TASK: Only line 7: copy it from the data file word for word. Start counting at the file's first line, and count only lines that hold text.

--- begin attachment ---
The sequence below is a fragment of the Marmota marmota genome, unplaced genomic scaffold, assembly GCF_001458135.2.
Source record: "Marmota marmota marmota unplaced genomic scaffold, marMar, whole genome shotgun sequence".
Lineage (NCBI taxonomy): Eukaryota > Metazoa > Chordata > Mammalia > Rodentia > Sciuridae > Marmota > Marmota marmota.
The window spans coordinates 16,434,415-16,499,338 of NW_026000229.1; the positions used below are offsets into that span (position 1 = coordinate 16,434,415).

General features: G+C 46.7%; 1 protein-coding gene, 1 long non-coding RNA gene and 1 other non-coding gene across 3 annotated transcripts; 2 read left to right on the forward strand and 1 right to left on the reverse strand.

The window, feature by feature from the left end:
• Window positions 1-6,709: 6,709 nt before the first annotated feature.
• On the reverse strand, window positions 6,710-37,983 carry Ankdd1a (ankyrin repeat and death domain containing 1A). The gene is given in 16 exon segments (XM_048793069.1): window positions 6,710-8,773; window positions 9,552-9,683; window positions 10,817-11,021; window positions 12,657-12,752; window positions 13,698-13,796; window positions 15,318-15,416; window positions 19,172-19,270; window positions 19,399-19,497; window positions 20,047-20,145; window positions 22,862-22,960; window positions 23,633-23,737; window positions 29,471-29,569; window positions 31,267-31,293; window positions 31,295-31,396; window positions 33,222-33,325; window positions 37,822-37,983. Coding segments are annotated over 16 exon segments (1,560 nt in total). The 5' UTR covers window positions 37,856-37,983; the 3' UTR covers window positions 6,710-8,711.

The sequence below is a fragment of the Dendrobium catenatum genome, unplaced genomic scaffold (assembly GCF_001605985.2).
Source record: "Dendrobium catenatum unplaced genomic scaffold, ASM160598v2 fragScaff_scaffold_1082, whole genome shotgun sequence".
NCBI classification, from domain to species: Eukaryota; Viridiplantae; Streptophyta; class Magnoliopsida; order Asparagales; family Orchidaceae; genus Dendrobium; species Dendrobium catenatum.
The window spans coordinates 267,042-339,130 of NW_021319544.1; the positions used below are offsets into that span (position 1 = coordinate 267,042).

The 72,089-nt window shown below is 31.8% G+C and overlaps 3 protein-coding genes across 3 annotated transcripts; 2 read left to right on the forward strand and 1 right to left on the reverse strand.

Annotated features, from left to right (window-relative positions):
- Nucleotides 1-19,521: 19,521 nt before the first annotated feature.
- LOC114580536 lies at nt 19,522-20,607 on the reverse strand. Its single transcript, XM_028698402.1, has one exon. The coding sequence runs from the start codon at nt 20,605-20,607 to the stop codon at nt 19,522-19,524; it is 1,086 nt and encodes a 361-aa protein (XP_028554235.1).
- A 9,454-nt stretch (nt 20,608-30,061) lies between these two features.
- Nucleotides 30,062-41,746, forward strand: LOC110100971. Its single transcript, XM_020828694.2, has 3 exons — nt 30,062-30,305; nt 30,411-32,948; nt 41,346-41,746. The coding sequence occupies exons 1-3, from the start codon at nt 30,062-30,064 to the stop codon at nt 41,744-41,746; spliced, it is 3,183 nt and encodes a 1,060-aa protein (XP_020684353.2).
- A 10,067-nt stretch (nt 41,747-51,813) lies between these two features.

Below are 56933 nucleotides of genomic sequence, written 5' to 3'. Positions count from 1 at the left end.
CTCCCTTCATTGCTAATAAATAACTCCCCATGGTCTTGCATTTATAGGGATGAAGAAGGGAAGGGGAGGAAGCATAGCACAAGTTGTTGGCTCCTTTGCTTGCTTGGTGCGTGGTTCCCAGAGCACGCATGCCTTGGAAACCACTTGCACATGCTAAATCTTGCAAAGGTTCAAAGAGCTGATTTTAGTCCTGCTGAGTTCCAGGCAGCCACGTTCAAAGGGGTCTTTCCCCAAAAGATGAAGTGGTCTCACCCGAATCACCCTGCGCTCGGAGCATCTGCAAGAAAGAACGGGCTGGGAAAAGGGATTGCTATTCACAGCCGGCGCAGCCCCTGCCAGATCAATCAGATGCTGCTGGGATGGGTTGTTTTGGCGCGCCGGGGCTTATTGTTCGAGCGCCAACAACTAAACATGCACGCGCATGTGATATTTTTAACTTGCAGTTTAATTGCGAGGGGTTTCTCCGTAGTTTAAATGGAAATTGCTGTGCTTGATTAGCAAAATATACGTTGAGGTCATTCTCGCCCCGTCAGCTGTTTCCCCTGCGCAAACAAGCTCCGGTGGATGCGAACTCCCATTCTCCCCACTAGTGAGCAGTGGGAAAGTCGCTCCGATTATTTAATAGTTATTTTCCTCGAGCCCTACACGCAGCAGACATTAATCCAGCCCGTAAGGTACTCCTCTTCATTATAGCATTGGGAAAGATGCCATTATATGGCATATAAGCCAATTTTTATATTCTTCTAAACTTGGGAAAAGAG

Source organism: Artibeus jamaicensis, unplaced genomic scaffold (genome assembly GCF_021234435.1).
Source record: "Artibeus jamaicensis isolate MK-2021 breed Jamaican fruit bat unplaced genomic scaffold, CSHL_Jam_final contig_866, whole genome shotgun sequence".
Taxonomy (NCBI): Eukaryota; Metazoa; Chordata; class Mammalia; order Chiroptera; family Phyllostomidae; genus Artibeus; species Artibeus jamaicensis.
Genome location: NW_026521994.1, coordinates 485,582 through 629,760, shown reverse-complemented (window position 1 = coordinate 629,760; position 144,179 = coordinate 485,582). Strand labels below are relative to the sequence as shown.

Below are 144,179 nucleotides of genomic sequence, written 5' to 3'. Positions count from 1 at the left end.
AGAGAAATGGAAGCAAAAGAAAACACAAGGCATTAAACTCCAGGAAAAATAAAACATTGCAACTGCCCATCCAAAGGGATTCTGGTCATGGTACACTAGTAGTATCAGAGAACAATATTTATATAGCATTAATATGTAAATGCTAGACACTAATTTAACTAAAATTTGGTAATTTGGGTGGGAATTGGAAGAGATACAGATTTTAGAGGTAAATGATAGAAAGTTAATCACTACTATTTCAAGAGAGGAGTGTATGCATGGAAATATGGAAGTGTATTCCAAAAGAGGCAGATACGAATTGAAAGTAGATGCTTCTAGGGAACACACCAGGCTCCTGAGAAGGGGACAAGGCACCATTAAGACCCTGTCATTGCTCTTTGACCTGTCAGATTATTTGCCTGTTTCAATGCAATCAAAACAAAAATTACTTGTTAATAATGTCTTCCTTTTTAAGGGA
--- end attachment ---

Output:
• Window positions 1-6,709: 6,709 nt before the first annotated feature.